Looks like there is a theme developing this week… I went to Cavalia on Sunday, will be watching the National Reined Cow Horse Snaffle Bit Futurity in the background while I work every day, and several of my peeps are down competing at the Canadian Supreme show. Pretty funny, for a cattle girl who just a few years ago called all horses “hay burners.”
We always had a couple of horses around when we were growing up – a result of Dad having trained and shown quarter horses for years before getting started in purebred cattle. But riding never came naturally to me, and so it was easy to join in making fun of “can chasers” and the like. (sorry, gals)
It wasn’t until four years ago when Dad started competing in cow horse shows that I started to open up a bit toward the equine species. And it still took a while. I vividly recall feeling really bad for the cattle they chased up and down the arena, and thinking that surely they could at least find some better looking heifers for me to look at. Wondering what I’m talking about? Here’s a little vid.
I didn’t really understand what was happening, and had no ability at that point to see the difference in skill and athleticism between the horses. Or the riders, for that matter. So I rated the outfits, evaluated the showpads, checked out the eye appeal of the men (haha), but I had no idea how to judge what they were actually doing.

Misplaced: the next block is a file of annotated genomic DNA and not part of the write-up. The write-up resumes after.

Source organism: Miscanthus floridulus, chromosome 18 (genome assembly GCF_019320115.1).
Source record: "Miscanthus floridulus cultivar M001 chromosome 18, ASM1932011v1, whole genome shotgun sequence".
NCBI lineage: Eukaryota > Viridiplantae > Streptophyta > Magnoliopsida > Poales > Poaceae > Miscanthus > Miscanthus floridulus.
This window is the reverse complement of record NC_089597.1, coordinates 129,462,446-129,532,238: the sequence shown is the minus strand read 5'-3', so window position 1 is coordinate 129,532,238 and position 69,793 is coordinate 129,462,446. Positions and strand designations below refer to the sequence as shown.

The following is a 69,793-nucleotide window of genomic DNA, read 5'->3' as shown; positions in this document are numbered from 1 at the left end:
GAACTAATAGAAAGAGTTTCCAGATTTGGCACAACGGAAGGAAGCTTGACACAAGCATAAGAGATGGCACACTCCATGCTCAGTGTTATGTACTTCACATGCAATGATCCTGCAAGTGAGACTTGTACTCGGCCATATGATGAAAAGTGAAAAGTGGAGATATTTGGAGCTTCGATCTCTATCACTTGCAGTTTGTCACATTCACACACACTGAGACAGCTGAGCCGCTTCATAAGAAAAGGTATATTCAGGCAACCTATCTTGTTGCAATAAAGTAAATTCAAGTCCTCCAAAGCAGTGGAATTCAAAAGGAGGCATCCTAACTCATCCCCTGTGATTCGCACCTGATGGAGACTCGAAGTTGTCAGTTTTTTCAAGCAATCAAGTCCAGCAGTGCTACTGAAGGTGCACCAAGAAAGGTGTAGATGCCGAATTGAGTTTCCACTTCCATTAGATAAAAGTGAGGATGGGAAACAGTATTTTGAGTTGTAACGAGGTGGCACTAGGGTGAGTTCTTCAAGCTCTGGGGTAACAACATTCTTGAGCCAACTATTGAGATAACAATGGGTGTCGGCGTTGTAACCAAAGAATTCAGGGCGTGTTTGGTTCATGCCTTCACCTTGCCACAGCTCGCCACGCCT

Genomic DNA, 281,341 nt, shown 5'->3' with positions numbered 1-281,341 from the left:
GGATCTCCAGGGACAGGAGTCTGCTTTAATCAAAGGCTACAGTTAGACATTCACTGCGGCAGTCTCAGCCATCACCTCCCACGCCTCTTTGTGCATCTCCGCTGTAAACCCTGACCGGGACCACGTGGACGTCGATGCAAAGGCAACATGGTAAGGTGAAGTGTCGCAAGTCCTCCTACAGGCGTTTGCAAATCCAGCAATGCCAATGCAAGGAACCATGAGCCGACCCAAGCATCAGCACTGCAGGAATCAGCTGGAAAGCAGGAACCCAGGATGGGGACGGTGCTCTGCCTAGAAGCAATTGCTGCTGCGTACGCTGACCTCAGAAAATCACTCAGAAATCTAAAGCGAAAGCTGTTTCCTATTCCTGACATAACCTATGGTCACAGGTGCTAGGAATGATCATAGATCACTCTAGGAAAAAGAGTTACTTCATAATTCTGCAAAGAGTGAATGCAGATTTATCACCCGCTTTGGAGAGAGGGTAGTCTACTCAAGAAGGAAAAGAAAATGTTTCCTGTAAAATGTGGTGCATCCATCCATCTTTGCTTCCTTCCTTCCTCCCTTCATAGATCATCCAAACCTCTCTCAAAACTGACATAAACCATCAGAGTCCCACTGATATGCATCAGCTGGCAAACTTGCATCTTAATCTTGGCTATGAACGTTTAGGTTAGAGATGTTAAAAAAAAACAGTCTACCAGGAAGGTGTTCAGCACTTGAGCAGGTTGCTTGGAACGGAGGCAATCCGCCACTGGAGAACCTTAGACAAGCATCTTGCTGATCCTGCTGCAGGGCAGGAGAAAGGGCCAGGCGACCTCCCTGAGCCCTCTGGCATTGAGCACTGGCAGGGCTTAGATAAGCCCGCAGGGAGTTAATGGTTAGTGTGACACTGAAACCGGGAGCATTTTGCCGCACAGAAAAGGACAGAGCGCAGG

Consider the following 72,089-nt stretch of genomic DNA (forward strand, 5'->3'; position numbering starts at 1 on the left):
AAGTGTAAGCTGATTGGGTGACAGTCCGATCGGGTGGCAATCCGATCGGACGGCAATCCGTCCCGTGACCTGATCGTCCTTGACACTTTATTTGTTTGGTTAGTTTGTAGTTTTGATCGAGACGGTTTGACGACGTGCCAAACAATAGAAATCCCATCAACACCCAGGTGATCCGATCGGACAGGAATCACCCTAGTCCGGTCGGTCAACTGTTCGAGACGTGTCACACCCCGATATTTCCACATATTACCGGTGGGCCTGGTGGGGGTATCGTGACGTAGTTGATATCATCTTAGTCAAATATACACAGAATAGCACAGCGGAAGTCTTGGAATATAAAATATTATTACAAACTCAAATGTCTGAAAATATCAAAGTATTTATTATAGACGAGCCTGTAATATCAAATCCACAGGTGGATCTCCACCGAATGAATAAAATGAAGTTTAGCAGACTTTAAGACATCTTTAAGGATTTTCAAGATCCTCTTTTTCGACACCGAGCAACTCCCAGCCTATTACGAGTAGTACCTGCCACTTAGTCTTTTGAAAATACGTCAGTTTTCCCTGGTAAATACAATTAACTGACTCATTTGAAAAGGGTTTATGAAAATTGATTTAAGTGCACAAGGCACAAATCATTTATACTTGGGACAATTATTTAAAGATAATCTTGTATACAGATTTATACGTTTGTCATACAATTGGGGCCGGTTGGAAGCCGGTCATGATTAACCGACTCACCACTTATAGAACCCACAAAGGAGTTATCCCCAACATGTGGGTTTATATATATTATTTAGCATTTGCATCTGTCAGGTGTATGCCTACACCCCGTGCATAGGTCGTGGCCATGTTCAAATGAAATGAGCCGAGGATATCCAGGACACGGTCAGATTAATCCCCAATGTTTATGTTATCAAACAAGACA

Luckily, a few of the owners and non pros who sat in the stands assessed my dismal state and took pity on me, answering my never-ending questions and explaining the finer points of cow horse. Then a couple years ago, the son of some cattle friends took up the sport. Firstly, they understand horses far better than I, but it also turns out their son is pretty handy, and so we’ve had the opportunity to travel to some of the largest shows in North America and really witness the depth of talent these horses and riders have. Countless hours have now been spent discussing and dissecting the finer points of first finding a horse with the ability and interest to compete, then getting it trained and shown successfully.
These animals are athletes. They are smart. And they develop an indescribable relationship of trust with their riders. Cow-horse horses are judged in three “events” – herdwork (cutting), dirtwork (reining) and fencework (nothing compares). That meant nothing to me the first time I saw it, but now it blows my mind. They have to have cow sense for the cutting, athleticism and finesse for the reining, and unbelievable courage, heart and stamina for the fence. There aren’t many other disciplines that require that kind of versatility.
I still have no natural skill on a horse but I now have enough interest to try. Hopefully one more winter practicing and taking lessons will have me ready to compete in 2013. Or at least not embarrass myself.
So when I saw this photo in my Facebook feed last week, I finally appreciated everything it took for the horse and rider to get there. It’s amazing how much you can learn when you open your mind and heart to something, isn’t it?
This is a 3-year-old colt, stopping beautifully and willingly in his rein work at the Snaffle Bit Futurity. Ah-ma-zing!
[photo from here]